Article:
“There are many things that still can only be done as FTC which are essential extensibility points in ECM scenarios and indeed fundamental elements such as sign in pages. then there are administration components which have to be FTC there are also cases where for throughput FTC is the only practical option. none of these things are “hacks”. It’s not as cut and dry as you make out. there are far worse “hacks” in the actual product than in many point solution deployments of FTC. Whilst staying out of the guts is a good endeavour one should not gloss over the implementation problems of the product itself, which is perhaps the best argument against FTC of all!”

Wow, what a mind dump. It does though show you that there is a lot more to consider about the App paradigm shift than just the scope of development which in itself brings a raft of challenges.

Microsoft would advise us to develop an app for SharePoint instead of a farm solution or even a no code Sandboxed Solution whenever you can. It is good advice for a starting point as Apps have the following advantages over classic solutions:

  • They provide users and administrators with the easiest discovery, purchase, and installation process. However, the setup and thinking up front is vast.
  • Give administrators the safest SharePoint extensions. Customisations are pretty bad things and the cause of many a failing SharePoint platform.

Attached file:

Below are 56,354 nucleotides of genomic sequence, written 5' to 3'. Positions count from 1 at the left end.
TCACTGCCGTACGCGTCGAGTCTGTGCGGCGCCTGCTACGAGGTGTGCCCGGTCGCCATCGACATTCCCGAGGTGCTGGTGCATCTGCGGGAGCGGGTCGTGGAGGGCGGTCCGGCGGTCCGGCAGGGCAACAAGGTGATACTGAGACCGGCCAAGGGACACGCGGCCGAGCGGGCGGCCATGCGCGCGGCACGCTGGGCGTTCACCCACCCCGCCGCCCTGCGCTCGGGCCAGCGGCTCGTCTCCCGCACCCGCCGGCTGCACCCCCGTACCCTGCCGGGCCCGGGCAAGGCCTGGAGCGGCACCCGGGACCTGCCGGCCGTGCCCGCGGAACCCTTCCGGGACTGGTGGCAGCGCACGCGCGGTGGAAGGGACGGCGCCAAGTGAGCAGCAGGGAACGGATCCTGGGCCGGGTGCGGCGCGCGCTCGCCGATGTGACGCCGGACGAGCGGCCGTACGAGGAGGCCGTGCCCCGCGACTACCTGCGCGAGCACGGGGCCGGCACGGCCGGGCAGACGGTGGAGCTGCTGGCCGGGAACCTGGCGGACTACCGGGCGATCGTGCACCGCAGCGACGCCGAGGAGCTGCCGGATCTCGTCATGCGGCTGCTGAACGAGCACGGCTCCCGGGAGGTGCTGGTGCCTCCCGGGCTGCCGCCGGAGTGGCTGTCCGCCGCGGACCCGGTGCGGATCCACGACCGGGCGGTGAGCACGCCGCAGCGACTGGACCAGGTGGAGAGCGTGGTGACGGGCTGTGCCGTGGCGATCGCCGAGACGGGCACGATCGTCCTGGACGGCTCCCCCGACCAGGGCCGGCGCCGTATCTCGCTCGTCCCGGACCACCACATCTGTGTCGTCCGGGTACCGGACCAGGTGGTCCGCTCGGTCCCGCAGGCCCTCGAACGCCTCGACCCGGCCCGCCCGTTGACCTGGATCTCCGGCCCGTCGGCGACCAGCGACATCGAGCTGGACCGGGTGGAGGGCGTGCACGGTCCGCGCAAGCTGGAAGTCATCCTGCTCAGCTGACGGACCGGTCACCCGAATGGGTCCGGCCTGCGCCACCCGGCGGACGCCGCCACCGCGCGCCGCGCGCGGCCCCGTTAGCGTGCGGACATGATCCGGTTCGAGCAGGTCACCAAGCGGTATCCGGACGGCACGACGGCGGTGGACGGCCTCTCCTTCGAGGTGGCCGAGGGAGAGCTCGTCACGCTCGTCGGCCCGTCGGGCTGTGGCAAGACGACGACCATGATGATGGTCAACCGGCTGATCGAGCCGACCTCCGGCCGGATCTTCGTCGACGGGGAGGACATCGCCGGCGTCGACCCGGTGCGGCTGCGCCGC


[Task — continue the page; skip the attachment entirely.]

• Provide you with the simplest marketing and sales system based on a Microsoft online app store. There is a thriving market, this is the way forward and it is set to continue growing.
  • Maximize your flexibility in developing future upgrades. As Apps are pretty much self-contained, they are likely to be much less impacted by patching and future releases.
  • Maximize your ability to take advantage of your existing non-SharePoint programming skills. App logic can be written in any server language, as long as you understand what that means for longer term strategy.
  • Integrate cloud-based resources in smoother and more flexible ways. You can utilize cloud services to host app logic and tap into other web service based resources.
  • Enable your extension to have permissions that are distinct from the permissions of the user who is running the app. The App can operate with elevated permissions on the server hosting the business logic.
  • Enable you to use cross-platform standards, including HTML, REST, OData, JavaScript, and OAuth. The client side libraries are becoming more functional all the time and the SharePoint cross-domain JavaScript library and OAuth means better security options although you must really understand this.

Microsoft realize there is work to do, but we are it seems going in the right direction. Clearly there is a still a lot to think about!


Christina Wheeler, Spencer Harbar, Anthony Pounder, Andrew Connell, Ram Gopinathan, Koen Vosters, Mark Stokes, Timothy Charles, Bil Simser, Ken Price, Neil Hodgkinson, James Blackwell, Anders Rask, Chris Johnson, Zlatan Dzinic, Eugene Rosenfeld, John Timney, Mike Fitzmaurice